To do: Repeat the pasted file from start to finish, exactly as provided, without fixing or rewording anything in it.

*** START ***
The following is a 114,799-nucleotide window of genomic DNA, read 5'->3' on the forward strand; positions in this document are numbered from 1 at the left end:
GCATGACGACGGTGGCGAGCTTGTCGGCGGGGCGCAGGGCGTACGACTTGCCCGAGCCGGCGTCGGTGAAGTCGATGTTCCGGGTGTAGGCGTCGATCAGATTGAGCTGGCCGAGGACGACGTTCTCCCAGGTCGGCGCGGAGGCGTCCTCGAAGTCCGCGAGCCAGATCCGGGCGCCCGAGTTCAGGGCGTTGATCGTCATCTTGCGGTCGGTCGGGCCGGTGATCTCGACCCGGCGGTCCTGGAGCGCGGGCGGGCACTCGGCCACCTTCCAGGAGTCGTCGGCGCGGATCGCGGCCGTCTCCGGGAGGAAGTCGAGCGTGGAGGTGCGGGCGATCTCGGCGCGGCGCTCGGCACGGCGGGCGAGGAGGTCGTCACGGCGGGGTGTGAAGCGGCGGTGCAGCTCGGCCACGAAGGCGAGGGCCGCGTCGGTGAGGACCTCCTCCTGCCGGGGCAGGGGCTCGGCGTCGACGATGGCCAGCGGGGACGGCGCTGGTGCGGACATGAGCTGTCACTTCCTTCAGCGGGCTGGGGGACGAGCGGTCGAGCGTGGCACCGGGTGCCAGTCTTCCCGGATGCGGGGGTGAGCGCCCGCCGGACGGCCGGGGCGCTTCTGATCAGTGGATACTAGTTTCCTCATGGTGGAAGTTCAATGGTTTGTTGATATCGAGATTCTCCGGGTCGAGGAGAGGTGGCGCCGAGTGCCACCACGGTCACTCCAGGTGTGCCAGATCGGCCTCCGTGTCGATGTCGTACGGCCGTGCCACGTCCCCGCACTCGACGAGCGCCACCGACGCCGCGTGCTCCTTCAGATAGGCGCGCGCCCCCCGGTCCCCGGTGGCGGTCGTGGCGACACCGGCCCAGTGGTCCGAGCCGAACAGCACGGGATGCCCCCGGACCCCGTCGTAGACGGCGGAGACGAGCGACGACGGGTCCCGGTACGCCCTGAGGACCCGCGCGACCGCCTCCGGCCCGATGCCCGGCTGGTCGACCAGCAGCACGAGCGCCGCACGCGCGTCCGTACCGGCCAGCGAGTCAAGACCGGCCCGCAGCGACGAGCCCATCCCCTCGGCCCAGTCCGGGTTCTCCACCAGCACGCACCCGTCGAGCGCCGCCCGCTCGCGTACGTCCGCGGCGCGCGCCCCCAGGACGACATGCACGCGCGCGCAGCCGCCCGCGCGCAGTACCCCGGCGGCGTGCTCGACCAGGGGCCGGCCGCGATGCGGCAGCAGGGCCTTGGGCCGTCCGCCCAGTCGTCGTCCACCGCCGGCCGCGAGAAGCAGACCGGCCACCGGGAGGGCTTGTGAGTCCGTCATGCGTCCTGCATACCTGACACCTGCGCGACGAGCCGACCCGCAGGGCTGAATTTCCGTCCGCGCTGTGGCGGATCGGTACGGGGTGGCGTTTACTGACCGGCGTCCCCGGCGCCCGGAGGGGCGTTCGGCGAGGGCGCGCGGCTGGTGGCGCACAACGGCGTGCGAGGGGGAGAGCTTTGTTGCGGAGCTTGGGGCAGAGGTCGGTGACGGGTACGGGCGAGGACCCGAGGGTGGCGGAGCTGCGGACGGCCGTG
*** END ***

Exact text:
The following is a 114,799-nucleotide window of genomic DNA, read 5'->3' on the forward strand; positions in this document are numbered from 1 at the left end:
GCATGACGACGGTGGCGAGCTTGTCGGCGGGGCGCAGGGCGTACGACTTGCCCGAGCCGGCGTCGGTGAAGTCGATGTTCCGGGTGTAGGCGTCGATCAGATTGAGCTGGCCGAGGACGACGTTCTCCCAGGTCGGCGCGGAGGCGTCCTCGAAGTCCGCGAGCCAGATCCGGGCGCCCGAGTTCAGGGCGTTGATCGTCATCTTGCGGTCGGTCGGGCCGGTGATCTCGACCCGGCGGTCCTGGAGCGCGGGCGGGCACTCGGCCACCTTCCAGGAGTCGTCGGCGCGGATCGCGGCCGTCTCCGGGAGGAAGTCGAGCGTGGAGGTGCGGGCGATCTCGGCGCGGCGCTCGGCACGGCGGGCGAGGAGGTCGTCACGGCGGGGTGTGAAGCGGCGGTGCAGCTCGGCCACGAAGGCGAGGGCCGCGTCGGTGAGGACCTCCTCCTGCCGGGGCAGGGGCTCGGCGTCGACGATGGCCAGCGGGGACGGCGCTGGTGCGGACATGAGCTGTCACTTCCTTCAGCGGGCTGGGGGACGAGCGGTCGAGCGTGGCACCGGGTGCCAGTCTTCCCGGATGCGGGGGTGAGCGCCCGCCGGACGGCCGGGGCGCTTCTGATCAGTGGATACTAGTTTCCTCATGGTGGAAGTTCAATGGTTTGTTGATATCGAGATTCTCCGGGTCGAGGAGAGGTGGCGCCGAGTGCCACCACGGTCACTCCAGGTGTGCCAGATCGGCCTCCGTGTCGATGTCGTACGGCCGTGCCACGTCCCCGCACTCGACGAGCGCCACCGACGCCGCGTGCTCCTTCAGATAGGCGCGCGCCCCCCGGTCCCCGGTGGCGGTCGTGGCGACACCGGCCCAGTGGTCCGAGCCGAACAGCACGGGATGCCCCCGGACCCCGTCGTAGACGGCGGAGACGAGCGACGACGGGTCCCGGTACGCCCTGAGGACCCGCGCGACCGCCTCCGGCCCGATGCCCGGCTGGTCGACCAGCAGCACGAGCGCCGCACGCGCGTCCGTACCGGCCAGCGAGTCAAGACCGGCCCGCAGCGACGAGCCCATCCCCTCGGCCCAGTCCGGGTTCTCCACCAGCACGCACCCGTCGAGCGCCGCCCGCTCGCGTACGTCCGCGGCGCGCGCCCCCAGGACGACATGCACGCGCGCGCAGCCGCCCGCGCGCAGTACCCCGGCGGCGTGCTCGACCAGGGGCCGGCCGCGATGCGGCAGCAGGGCCTTGGGCCGTCCGCCCAGTCGTCGTCCACCGCCGGCCGCGAGAAGCAGACCGGCCACCGGGAGGGCTTGTGAGTCCGTCATGCGTCCTGCATACCTGACACCTGCGCGACGAGCCGACCCGCAGGGCTGAATTTCCGTCCGCGCTGTGGCGGATCGGTACGGGGTGGCGTTTACTGACCGGCGTCCCCGGCGCCCGGAGGGGCGTTCGGCGAGGGCGCGCGGCTGGTGGCGCACAACGGCGTGCGAGGGGGAGAGCTTTGTTGCGGAGCTTGGGGCAGAGGTCGGTGACGGGTACGGGCGAGGACCCGAGGGTGGCGGAGCTGCGGACGGCCGTG